How long do you hang on to PC hardware?

In the United States, the Internal Revenue Service publishes depreciation schedules for hard business assets like manufacturing equipment and office furniture. On the IRS list, a personal computer used exclusively for business in a “regular business establishment” is considered to have a five-year lifespan and can be written off accordingly.

Back when a computer cost $2000 or more, I used to squeeze at least three, and sometimes four or five years of life out of each purchase. Today, with whole system prices typically under $1000, I’m comfortable letting  a PC go after two years, sometimes even less.

Of course, other peripherals follow different rules completely. I’ve had printers that have lasted 10 years, and monitors usually last for 7-10 years here.

So, how about you? How often do you turn over systems and peripherals?

22 thoughts on “How long do you hang on to PC hardware?

  1. I’m a three-to-four year guy. My previous Sony notebook (they’re good machines if pricey) lasted me four years with the biggest issue being the hinge on the display.

    My previous desktop was three years, and that was only because it was an AGP 4X machine that was hitting the limit of what I could do with that particular bus architecture.

  2. My upgrade cycle tends to follow Microsoft’s, i.e. I’ve built a new PC at the start of the beta cycle for NT4, W2K, XP, Vista, and expect to build a Nehalem box when the W7 beta starts on ’09. That doesn’t mean that the old PC goes away, the XP box is still going strong as an iSCSI storage server, and the current Vista box has a lot of life left in it.

  3. I still have my E-machines that I bought for $550 a week or so after XP was released in 2001, although doesn’t really get used anymore… It came with a 60GB HD, 256MB ram (later upgraded to 512) and I believe it was a 2.0ghz Pentium 4. This thing meets the min requirements to run Vista Basic! So much for requiring a brand new computer 😉 … to this day, though, it still works fine. Slow as heck compared to my quad core.

    I’ve had a printer die on me after three years, and just recently bought an all-in-one printer/scanner/fax/copier. We’ll see how long that lasts.

    I also have a scanner that I’ve had since 2002 that still works, although I can’t find the software to put it on any of my new computers.

    Does a wrist watch count as a peripheral? 😉

  4. My computer usually last for a very long time so i never have to replace my computer. This hp computer was purchase back in 2004 and i think it has 2 more years to go. The only changed is replacing the memory to 2GB PC2700 when the price is right.

  5. We still use an HP notebook purchased in 2003. Same with our Canon i850 printer and HP scanner. They were replacements for equipment stolen during a break in. Did have to buy a new mouse for the laptop this year – a smaller one so the kids could use it – the previous mouse lasted about two years.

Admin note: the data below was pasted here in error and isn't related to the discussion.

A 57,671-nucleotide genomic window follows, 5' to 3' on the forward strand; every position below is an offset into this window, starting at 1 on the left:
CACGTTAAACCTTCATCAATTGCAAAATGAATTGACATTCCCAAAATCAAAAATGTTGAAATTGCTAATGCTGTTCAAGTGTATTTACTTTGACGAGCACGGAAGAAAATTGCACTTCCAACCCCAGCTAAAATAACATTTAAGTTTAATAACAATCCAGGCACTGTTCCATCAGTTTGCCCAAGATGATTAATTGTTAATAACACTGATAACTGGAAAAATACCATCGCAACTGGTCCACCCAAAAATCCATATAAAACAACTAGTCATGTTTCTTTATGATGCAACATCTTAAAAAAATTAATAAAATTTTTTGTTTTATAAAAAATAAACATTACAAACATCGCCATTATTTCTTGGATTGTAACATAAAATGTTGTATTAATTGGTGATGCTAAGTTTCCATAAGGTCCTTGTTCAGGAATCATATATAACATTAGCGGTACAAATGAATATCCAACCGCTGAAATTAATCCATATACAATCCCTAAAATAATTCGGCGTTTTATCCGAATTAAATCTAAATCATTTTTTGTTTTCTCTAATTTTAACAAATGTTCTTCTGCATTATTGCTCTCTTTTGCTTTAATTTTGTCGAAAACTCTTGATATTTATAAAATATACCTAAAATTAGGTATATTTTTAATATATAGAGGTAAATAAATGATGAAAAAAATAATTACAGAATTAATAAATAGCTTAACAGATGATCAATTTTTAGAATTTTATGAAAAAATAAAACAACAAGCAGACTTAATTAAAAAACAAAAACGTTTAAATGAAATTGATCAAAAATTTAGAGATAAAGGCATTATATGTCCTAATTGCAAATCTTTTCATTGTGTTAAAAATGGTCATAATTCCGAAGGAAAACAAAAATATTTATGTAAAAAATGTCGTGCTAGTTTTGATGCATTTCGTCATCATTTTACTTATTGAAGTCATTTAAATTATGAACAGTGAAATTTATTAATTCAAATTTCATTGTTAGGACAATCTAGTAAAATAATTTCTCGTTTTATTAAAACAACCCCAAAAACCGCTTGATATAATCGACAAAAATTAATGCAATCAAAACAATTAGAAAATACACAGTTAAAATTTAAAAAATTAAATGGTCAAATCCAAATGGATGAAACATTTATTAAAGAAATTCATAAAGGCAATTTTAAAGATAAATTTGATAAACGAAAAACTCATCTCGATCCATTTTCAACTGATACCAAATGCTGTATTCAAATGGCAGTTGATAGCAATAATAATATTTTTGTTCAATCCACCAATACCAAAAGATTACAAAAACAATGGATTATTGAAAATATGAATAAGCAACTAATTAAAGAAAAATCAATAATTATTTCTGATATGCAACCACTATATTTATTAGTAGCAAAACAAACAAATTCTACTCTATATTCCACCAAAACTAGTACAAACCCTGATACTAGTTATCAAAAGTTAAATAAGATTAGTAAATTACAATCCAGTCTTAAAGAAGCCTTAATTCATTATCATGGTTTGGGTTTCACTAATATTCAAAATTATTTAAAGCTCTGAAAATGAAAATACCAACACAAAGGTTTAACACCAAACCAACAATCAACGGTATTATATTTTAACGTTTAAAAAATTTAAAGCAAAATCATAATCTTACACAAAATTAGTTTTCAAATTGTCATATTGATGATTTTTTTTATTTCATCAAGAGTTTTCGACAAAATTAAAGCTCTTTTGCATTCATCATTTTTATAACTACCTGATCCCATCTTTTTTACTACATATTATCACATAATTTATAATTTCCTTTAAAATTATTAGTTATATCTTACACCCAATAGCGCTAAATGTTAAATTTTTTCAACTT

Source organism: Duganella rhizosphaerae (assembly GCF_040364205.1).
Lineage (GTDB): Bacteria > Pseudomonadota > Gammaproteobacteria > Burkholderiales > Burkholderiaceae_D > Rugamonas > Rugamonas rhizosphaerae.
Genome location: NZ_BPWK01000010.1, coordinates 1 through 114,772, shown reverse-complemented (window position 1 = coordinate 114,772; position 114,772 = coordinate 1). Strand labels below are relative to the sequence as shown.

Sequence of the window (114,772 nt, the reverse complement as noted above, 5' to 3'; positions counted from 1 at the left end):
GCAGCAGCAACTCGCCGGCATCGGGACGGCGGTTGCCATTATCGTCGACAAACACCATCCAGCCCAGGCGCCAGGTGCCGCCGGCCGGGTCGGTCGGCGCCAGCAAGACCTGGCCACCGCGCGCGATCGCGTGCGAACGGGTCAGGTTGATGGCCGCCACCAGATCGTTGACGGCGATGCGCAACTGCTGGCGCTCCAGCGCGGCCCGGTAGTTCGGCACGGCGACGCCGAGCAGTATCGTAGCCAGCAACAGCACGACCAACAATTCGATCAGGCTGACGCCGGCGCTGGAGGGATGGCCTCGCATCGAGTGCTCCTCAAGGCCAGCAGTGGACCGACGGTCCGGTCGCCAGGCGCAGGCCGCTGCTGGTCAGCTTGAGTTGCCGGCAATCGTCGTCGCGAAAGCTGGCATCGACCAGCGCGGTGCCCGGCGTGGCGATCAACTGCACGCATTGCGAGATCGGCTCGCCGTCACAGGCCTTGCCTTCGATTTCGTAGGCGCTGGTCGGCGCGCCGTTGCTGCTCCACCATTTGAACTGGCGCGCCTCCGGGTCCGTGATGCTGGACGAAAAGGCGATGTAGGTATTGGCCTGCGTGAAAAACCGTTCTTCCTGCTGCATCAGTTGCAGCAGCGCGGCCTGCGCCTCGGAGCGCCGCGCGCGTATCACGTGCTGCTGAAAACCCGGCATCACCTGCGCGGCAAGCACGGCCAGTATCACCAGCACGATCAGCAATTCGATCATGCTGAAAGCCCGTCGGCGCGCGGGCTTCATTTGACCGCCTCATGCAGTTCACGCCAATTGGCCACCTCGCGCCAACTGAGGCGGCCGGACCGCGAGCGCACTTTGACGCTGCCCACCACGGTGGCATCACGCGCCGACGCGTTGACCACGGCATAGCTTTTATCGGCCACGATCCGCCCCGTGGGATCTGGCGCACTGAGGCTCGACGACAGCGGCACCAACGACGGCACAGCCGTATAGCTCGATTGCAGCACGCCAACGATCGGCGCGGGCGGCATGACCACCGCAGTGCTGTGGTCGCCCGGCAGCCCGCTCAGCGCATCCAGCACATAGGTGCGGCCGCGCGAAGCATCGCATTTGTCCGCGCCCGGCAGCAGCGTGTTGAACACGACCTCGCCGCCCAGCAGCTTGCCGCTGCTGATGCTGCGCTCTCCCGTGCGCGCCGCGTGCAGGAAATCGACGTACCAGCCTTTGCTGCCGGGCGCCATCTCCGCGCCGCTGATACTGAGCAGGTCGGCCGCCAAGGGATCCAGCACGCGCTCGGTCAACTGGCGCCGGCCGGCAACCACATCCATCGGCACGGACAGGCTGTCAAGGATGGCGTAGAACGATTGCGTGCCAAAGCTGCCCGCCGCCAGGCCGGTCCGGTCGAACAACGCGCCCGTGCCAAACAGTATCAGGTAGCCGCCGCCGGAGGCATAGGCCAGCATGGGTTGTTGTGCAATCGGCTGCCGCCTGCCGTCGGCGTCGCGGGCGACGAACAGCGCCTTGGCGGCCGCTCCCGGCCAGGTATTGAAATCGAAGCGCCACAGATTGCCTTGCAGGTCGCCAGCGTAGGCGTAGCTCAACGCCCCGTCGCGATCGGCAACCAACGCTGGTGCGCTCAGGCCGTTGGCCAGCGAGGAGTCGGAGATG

The HP desktop computer, Samsung monitor and D-Link router will be a year-old this October. I’m hoping to use them for the next 3 or so years.

  6. New PCs every 3 years or so, but hardly ever discard old hardware, as long as it’s still working. Older equipment is handed down to kids, used as at-home servers or for other dedicated tasks. When a PC finally gets too old and no longer useful for anything, it’s stripped for parts and turned in for recycling.

  7. I’m building a system today for personal use. Waiting for UPS to arrive. I also have to locate my installation media. I’m replacing my current Athlon XP 1.5 GHz CPU.(I bought that chip towards the end of it’s product lifecycle.

    My new system will be Athlon X2 Brisbane 2.3 GHz. I hope to keep this system as my main system at least five years. I’m installing XP Pro. I hope to upgrade the OS at some point in it’s life. If I don’t switch to Linux or Mac OSX, that is.

    On a somewhat related topic, it’d be far better if the government didn’t use tax-avoidance inducements to engineer the way people (businesses) spend their money. Everything from mortgage interest deductions to “business” vehicle deductions, to technology purchases.

  8. I have a dell desktop that was purchased in 1999 and I still use it every day. It’s not as fast as my laptop I bought 1 1/2 years ago, but it’s works just fine. I have no intention of getting rid of it and will use it until it completely croaks.

  9. My main printer is 12 years old and I don’t plan to let it go any time soon. I try to keep computers at least 5 years. They’re fast enough now that you can keep them that long without them being unbearable (I’m still perfectly happy using my 1.4 GHz Athlon that I built in 2002), although that wasn’t as true a decade ago.

  10. Ah, interesting question. As much as I get distracted by the latest shiny new toys, I’m in the “hate to throw it away” camp. I have so much old equipment, it’s not even funny (HP200 LX and Orb drive, anyone). If I can find a use for something, I’ll use it until it breaks — especially, if it still functions just fine.

    My every day PC is a year-old 2.4 GHz AMD laptop (running Vista), but the 5-year old 1.4 GHz AMD desktop it replaced is still being used by my wife and daughter (running XP). My wife’s 9-year old 400 MHz Celeron laptop is being used (running Win 2000) as a network “print and scanner” server since it has the ports for my 6-year old scanner and my 12-year old HP 5L printer, and handles Adobe Acrobat 5 software with no problem (I even use it to stream music and handle IM, sometimes). I was also using a 9-year old 466 Mhz Dell laptop until it broke last year, and I’d swear that it was almost as snappy running Windows 2000 as my desktop was running XP.

  11. I upgrade the important parts of my PC (motherboard, CPU, graphics) about every two years. I build my own, so I either reuse my old parts in other PCs, eBay them if they still have value, or donate them to FreeGeek in Portland. What’s nice about this plan is that I usually go with last year’s best parts, so I end up only spending $300 – $400 per upgrade and I still end up with good stuff.

    My current (main) desktop PC is a Core 2 Duo e4400 (2.0 GHz) overclocked to 2.66 GHz that I paid a little over $100 to buy. My motherboard is an Asrock board that supports both DDR RAM and an AGP slot as well as DDR2 RAM and a PCI-E slot, giving me an upgrade path. I paid around $100 for the motherboard. I have an ATI Radeon X1900XT PCI-E that I just bought used for $60.